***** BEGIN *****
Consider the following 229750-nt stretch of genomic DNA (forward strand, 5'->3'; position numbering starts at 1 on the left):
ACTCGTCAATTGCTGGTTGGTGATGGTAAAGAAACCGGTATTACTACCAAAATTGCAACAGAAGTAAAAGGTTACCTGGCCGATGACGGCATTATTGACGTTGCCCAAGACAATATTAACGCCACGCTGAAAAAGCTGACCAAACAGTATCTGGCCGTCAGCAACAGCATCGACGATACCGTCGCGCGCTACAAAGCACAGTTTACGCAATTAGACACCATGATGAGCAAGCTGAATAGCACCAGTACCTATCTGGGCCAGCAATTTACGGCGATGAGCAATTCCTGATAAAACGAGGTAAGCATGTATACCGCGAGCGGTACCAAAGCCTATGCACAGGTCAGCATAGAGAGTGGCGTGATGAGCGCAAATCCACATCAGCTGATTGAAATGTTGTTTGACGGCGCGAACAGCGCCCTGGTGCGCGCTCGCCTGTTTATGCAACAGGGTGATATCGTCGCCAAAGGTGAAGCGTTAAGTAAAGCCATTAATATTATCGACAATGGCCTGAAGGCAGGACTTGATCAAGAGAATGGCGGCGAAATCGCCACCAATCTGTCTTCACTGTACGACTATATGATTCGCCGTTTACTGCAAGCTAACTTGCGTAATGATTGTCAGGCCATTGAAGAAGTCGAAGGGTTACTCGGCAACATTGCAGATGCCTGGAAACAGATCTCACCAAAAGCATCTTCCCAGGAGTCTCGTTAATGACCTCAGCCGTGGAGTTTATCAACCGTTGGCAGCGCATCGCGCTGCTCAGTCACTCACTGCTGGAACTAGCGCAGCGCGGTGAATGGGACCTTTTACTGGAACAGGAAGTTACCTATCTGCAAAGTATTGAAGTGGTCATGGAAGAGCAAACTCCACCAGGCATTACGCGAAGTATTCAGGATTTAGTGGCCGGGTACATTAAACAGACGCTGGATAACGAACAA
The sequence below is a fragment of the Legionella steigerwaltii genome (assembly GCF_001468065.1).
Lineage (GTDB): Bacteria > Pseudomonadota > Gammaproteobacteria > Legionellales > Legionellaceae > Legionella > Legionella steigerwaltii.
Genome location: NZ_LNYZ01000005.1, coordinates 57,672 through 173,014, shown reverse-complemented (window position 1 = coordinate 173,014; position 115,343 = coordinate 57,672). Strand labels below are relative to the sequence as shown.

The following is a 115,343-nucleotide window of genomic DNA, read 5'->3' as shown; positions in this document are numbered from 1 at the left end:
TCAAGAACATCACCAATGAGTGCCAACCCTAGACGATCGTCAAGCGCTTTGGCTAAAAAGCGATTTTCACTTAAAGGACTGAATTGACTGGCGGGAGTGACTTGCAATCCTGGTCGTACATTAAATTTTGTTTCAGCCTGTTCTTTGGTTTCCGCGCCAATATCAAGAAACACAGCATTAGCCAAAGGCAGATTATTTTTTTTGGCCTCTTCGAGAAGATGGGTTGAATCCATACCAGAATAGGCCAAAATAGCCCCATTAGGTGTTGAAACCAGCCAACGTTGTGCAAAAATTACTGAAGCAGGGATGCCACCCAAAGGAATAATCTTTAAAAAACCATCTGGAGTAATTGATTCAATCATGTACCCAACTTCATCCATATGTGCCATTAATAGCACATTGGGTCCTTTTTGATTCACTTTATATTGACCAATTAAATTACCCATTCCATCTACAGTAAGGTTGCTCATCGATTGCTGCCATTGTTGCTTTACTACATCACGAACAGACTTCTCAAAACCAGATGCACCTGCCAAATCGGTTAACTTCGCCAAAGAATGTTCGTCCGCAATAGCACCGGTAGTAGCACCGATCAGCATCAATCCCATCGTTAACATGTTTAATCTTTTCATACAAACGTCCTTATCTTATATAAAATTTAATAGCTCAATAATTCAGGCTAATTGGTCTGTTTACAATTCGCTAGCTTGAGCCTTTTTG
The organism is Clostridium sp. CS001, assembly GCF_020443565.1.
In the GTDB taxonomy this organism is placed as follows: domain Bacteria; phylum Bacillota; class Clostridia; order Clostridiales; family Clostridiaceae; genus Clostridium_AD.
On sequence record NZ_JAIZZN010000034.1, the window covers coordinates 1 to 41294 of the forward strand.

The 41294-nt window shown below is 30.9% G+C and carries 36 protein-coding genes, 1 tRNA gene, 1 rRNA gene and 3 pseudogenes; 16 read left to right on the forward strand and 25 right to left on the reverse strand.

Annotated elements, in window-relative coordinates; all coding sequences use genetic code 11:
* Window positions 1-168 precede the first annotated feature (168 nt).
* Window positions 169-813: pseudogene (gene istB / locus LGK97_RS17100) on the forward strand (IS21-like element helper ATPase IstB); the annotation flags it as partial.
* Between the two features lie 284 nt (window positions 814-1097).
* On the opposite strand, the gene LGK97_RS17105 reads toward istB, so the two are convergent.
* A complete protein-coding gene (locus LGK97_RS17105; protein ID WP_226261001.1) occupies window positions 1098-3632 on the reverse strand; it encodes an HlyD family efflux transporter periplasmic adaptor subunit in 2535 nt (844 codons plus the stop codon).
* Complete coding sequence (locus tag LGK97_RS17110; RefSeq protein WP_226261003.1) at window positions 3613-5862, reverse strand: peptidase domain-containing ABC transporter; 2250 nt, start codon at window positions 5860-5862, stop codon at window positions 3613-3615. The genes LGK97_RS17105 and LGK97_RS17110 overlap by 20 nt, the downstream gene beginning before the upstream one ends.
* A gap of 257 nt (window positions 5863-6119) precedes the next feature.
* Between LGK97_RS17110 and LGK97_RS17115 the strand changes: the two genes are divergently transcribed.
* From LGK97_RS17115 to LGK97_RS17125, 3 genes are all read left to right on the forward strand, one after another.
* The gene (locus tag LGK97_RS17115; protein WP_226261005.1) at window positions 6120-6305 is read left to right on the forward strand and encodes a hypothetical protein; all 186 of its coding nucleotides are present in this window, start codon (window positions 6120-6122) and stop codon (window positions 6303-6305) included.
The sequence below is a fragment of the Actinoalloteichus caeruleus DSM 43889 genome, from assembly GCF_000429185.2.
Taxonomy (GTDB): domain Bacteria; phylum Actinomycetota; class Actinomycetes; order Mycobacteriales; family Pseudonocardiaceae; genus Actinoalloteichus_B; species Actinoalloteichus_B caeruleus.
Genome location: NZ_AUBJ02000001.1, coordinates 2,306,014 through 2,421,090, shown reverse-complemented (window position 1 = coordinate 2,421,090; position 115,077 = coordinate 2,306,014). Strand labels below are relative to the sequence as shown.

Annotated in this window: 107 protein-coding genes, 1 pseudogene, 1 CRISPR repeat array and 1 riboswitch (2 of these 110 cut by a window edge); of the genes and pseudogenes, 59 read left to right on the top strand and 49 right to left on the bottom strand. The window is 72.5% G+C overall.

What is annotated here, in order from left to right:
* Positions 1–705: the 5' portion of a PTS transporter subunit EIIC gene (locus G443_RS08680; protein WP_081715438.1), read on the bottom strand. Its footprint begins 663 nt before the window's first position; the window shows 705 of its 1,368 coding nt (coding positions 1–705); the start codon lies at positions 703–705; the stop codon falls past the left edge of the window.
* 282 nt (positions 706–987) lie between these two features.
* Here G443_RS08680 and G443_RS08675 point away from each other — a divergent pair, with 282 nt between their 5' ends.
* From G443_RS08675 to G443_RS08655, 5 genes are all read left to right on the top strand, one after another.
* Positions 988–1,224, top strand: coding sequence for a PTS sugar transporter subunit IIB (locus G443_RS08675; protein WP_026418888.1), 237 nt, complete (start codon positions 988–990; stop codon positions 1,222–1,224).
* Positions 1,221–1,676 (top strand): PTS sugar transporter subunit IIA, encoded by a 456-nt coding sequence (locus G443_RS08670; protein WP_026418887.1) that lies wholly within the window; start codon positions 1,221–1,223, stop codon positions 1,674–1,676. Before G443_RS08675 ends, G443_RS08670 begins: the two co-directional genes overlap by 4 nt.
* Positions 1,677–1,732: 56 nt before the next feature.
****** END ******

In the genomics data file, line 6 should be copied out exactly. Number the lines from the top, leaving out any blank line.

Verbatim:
The following is a 115,343-nucleotide window of genomic DNA, read 5'->3' as shown; positions in this document are numbered from 1 at the left end: